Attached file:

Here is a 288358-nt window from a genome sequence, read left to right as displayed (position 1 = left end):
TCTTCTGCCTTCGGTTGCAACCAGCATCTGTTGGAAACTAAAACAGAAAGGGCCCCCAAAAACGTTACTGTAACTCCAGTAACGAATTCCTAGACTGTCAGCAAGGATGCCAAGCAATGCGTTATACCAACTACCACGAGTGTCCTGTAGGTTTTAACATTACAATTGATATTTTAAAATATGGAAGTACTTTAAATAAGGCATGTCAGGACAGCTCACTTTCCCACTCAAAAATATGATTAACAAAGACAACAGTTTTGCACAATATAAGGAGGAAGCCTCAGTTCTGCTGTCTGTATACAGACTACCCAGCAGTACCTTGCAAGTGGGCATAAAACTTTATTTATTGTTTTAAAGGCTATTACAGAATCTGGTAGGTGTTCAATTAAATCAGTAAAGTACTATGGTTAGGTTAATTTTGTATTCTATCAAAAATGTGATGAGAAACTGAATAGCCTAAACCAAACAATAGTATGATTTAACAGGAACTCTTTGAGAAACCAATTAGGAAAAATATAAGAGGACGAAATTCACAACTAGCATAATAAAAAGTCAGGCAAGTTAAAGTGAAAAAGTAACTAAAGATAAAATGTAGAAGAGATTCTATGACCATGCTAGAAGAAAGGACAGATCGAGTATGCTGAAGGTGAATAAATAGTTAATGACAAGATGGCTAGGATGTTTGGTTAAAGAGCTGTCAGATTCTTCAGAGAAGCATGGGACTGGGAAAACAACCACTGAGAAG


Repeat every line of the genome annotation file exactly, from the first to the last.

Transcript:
Here is a 288358-nt window from a genome sequence, read left to right as displayed (position 1 = left end):
TCTTCTGCCTTCGGTTGCAACCAGCATCTGTTGGAAACTAAAACAGAAAGGGCCCCCAAAAACGTTACTGTAACTCCAGTAACGAATTCCTAGACTGTCAGCAAGGATGCCAAGCAATGCGTTATACCAACTACCACGAGTGTCCTGTAGGTTTTAACATTACAATTGATATTTTAAAATATGGAAGTACTTTAAATAAGGCATGTCAGGACAGCTCACTTTCCCACTCAAAAATATGATTAACAAAGACAACAGTTTTGCACAATATAAGGAGGAAGCCTCAGTTCTGCTGTCTGTATACAGACTACCCAGCAGTACCTTGCAAGTGGGCATAAAACTTTATTTATTGTTTTAAAGGCTATTACAGAATCTGGTAGGTGTTCAATTAAATCAGTAAAGTACTATGGTTAGGTTAATTTTGTATTCTATCAAAAATGTGATGAGAAACTGAATAGCCTAAACCAAACAATAGTATGATTTAACAGGAACTCTTTGAGAAACCAATTAGGAAAAATATAAGAGGACGAAATTCACAACTAGCATAATAAAAAGTCAGGCAAGTTAAAGTGAAAAAGTAACTAAAGATAAAATGTAGAAGAGATTCTATGACCATGCTAGAAGAAAGGACAGATCGAGTATGCTGAAGGTGAATAAATAGTTAATGACAAGATGGCTAGGATGTTTGGTTAAAGAGCTGTCAGATTCTTCAGAGAAGCATGGGACTGGGAAAACAACCACTGAGAAG